Dawn of the Planet of the Apes
Once more Andy Serkis delivers a stellar performance while wearing a motion capture suit. My goodness, haven’t we come a long, long way from the days of Roddy McDowall, Kim Hunter, and Maurice Evans in barely mobile rubber masks? These apes achieve total realism. If you didn’t know how it was done you would be convinced that they were actually there, on the set, and there were dozens and dozens of real actors and hundreds and thousands of CGI extras. In addition, there was a CGI bear, and many horses. These days you can make a horse take fatal falls and not have the ASPCA down on you. It was all digital. No pixels were harmed in the making of this film.
This is basically a cowboys and Indians story. Or Indians and settlers, actually. The humans holed up in the ruins of the Embarcadero BART station in San Francisco are like the sodbusters who invaded the West and came into conflict with the native tribes who lived there. These apes build shelters and use fire, but they hunt with spears. The humans have all the guns, but when they need to, the apes are good with guns, too. Many of the humans are afraid of the apes, and many of them view them as just animals. And it goes both ways. Caesar, the ape leader from the previous movie, is an ape of peace, and he tried to work things out, but it’s all to no avail. In the end, war is inevitable. Depressing.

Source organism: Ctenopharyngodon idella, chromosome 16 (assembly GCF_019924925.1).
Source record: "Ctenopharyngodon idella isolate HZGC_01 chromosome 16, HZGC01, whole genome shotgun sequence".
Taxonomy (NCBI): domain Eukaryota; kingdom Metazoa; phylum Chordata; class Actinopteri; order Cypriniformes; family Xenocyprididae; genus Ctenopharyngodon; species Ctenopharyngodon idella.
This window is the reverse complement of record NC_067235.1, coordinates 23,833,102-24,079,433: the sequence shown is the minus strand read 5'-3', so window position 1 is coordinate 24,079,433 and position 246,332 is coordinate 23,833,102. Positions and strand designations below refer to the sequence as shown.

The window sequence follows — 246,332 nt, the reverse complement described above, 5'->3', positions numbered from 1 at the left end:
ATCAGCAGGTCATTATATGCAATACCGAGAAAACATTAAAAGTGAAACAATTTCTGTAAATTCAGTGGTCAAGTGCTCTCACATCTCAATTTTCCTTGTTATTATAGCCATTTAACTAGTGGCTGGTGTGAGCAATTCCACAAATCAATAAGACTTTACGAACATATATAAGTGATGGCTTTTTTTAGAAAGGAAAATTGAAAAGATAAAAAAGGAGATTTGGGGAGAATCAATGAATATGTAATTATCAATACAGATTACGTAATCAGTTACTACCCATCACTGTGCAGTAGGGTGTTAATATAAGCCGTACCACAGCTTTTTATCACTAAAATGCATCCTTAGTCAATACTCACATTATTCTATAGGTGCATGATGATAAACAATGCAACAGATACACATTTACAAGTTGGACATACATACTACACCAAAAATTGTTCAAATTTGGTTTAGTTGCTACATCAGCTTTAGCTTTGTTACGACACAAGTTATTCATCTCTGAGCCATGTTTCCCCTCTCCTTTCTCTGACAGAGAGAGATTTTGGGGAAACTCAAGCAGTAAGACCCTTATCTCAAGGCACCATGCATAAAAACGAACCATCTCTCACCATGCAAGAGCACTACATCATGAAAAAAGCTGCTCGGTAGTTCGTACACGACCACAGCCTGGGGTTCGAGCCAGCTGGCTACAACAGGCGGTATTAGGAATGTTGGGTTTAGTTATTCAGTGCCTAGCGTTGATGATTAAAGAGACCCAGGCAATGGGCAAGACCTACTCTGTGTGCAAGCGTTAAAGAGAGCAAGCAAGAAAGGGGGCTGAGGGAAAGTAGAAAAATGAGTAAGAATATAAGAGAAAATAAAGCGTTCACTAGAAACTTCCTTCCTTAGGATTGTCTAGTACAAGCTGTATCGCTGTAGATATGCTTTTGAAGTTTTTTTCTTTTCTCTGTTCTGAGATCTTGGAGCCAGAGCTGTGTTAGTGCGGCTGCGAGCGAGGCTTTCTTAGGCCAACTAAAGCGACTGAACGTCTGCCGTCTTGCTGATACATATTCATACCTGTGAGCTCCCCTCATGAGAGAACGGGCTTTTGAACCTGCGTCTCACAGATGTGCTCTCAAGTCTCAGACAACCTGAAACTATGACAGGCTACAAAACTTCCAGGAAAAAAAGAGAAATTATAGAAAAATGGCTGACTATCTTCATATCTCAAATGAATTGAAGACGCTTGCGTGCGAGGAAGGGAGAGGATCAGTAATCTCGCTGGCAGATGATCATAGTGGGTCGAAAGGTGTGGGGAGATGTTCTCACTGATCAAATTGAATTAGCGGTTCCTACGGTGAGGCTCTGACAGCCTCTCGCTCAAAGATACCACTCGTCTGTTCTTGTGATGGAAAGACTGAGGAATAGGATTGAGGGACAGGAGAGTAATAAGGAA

A sequel has been announced. Well, duh. This one made close to a billion dollars, so it’s no surprise. And since I recall that when Charlton Heston lands on Earth many years from now and finds humans extinct, you can sort of see where the ape vs. human war is going to go. I doubt I’ll want to see that movie. Love the apes, but I’m human enough to not want to see the last of us wiped out, even if we richly deserve it.